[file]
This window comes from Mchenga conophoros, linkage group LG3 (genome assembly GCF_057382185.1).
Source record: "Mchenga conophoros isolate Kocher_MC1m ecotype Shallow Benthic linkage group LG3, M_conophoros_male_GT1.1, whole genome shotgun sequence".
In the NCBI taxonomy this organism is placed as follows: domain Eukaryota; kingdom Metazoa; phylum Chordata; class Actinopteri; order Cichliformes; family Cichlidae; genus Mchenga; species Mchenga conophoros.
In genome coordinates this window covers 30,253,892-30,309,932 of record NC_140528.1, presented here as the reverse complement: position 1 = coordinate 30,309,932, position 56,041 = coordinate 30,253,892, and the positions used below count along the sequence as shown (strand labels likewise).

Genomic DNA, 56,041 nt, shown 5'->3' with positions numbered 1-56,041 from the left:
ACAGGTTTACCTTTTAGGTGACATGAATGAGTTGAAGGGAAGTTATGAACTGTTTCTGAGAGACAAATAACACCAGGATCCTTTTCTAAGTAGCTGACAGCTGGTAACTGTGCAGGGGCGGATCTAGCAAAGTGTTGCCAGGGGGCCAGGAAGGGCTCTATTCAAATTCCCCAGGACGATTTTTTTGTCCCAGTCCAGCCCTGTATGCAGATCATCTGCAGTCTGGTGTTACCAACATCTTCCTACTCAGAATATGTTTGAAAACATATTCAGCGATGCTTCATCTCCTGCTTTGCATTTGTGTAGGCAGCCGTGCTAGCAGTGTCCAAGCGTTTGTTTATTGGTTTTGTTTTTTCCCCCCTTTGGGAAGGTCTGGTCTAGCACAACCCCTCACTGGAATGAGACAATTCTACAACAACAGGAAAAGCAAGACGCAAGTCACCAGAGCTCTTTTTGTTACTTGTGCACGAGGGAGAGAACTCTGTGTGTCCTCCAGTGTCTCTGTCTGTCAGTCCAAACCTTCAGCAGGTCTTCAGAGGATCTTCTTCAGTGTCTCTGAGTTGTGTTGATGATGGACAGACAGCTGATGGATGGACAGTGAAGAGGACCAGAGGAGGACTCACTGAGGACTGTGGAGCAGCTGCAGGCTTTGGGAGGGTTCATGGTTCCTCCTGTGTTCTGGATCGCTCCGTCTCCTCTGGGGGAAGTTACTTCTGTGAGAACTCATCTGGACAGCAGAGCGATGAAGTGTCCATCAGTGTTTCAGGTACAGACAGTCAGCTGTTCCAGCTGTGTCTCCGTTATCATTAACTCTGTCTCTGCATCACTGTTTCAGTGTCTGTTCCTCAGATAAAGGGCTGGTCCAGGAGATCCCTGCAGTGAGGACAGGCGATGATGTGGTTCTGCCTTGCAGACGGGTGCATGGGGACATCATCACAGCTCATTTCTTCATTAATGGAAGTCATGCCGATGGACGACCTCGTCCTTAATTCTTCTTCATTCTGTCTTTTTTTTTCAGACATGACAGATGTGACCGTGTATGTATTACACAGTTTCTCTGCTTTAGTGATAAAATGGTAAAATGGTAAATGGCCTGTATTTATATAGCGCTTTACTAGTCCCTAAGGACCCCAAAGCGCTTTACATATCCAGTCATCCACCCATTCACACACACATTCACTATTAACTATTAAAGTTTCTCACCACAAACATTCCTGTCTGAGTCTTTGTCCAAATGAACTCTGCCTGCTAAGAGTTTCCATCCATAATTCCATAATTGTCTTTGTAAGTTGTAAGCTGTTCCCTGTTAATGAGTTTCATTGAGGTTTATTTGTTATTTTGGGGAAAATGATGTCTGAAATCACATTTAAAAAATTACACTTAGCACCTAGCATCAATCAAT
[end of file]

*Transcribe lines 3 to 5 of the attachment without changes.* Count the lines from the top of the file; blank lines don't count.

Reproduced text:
In the NCBI taxonomy this organism is placed as follows: domain Eukaryota; kingdom Metazoa; phylum Chordata; class Actinopteri; order Cichliformes; family Cichlidae; genus Mchenga; species Mchenga conophoros.
In genome coordinates this window covers 30,253,892-30,309,932 of record NC_140528.1, presented here as the reverse complement: position 1 = coordinate 30,309,932, position 56,041 = coordinate 30,253,892, and the positions used below count along the sequence as shown (strand labels likewise).

Genomic DNA, 56,041 nt, shown 5'->3' with positions numbered 1-56,041 from the left: